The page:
This is my favorite clip from the Mad Men series. In this scene, Don Draper, a 1950′s Madison Avenue advertising executive, pitches a concept for a new Kodak slide presentation tray. I don’t want to diminish the experience of watching the clip by describing the concept, but the clip touches on a marketing phenomena that is rare and worth noting. Sometimes a campaign/brand is so successful that it becomes the defacto name for a category of products. For example, there are many brands of tissue, but they are universally referred to as Kleenex. And, in contemporary culture, to searchÂ has become synonymous with “to google” no matter which search engine we’re using … and sometimes, even if we’re not using a search engine at all.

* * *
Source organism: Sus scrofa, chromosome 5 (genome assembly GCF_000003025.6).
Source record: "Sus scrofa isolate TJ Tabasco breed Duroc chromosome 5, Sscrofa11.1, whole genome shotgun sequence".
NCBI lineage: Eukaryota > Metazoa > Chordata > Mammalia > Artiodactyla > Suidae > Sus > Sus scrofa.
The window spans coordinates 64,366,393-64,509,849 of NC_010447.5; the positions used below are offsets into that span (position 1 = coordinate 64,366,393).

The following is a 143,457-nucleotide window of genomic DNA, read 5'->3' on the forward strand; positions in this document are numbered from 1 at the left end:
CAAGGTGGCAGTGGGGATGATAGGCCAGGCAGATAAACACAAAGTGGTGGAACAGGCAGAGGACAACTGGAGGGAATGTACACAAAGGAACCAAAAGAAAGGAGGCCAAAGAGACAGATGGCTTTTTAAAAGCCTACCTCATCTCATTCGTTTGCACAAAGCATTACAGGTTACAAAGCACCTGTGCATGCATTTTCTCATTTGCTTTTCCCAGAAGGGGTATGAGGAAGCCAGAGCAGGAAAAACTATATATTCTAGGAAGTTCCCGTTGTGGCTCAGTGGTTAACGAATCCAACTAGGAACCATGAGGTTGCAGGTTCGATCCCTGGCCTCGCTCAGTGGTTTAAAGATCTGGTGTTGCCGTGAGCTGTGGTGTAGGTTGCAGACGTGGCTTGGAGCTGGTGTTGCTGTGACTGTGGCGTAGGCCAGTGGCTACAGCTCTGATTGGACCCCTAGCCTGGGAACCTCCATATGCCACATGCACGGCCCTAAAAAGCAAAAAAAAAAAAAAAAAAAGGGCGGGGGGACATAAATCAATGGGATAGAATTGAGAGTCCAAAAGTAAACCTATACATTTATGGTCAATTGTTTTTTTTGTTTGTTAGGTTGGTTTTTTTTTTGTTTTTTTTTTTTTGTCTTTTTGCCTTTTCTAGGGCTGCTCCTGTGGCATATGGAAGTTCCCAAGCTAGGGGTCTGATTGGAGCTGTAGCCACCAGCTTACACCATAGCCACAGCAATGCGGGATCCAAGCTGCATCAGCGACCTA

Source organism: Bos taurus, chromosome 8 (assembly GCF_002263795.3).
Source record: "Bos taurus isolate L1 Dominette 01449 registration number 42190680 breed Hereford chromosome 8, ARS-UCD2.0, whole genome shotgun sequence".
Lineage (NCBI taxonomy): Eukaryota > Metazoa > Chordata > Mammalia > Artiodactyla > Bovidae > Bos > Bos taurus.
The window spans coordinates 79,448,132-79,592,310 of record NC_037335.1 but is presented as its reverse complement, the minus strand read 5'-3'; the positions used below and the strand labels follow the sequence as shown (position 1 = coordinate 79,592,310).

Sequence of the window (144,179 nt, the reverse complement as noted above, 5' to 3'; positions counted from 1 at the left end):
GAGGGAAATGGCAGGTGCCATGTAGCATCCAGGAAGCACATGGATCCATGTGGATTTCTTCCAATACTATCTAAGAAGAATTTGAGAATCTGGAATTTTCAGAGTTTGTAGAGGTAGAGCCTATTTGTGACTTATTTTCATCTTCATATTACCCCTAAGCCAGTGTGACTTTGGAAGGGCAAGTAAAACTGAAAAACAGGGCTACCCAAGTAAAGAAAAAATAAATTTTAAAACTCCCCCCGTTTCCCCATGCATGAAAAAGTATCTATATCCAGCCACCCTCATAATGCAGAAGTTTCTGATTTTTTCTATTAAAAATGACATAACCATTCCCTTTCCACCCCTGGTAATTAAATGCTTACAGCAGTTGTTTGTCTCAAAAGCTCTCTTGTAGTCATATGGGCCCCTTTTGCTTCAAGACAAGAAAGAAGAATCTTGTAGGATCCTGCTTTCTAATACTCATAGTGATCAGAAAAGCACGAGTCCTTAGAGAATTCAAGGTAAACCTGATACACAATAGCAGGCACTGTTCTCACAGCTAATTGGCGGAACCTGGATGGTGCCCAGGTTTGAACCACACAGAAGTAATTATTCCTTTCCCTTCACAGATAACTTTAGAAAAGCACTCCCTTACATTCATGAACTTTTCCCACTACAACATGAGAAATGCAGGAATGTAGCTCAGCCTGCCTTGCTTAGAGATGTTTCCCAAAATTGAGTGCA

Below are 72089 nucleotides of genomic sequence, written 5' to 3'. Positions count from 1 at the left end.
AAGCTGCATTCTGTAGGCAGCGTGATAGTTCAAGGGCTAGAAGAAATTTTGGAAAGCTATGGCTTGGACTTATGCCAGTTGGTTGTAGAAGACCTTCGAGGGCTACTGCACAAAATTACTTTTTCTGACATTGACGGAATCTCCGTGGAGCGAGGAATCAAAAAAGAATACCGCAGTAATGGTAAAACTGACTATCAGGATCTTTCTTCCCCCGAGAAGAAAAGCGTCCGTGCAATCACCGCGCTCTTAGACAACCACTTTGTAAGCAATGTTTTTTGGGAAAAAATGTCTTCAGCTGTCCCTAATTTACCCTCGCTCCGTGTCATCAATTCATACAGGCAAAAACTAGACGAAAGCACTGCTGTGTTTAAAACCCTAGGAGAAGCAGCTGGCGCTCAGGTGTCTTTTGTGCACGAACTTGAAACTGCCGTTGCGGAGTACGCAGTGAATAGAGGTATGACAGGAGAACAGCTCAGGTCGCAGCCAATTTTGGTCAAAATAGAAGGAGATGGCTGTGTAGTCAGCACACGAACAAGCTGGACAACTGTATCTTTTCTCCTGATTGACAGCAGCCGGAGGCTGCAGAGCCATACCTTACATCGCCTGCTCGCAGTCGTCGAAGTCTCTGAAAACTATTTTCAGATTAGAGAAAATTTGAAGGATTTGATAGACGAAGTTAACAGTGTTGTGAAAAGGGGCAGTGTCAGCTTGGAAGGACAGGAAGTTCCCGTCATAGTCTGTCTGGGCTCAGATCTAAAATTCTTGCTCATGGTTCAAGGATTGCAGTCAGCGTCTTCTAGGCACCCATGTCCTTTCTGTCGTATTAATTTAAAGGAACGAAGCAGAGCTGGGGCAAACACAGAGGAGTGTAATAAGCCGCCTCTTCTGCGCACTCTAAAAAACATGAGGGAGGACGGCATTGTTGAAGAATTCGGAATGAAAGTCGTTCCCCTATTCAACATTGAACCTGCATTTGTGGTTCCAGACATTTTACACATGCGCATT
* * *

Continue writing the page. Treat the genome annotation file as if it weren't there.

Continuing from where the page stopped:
The second reason I find this clip so compelling is the way Draper connects the dots between a few ideas that resonate deeply on a emotional level. And, while he does this, he manages to articulate a brand concept that sounds completely familiar even though his clients had never heard it before. Though this scene is set in the broadcast era, when brands were managed in a top down way, I think this ability is still relevant today. Marketers are still charged with articulating something that’s already out there, but which hasn’t yet been stated. The only difference today is that marketers are tasked to re-articulate what customers are saying back to the organization they work for. It’s as if the conduit of marketing has reversed direction.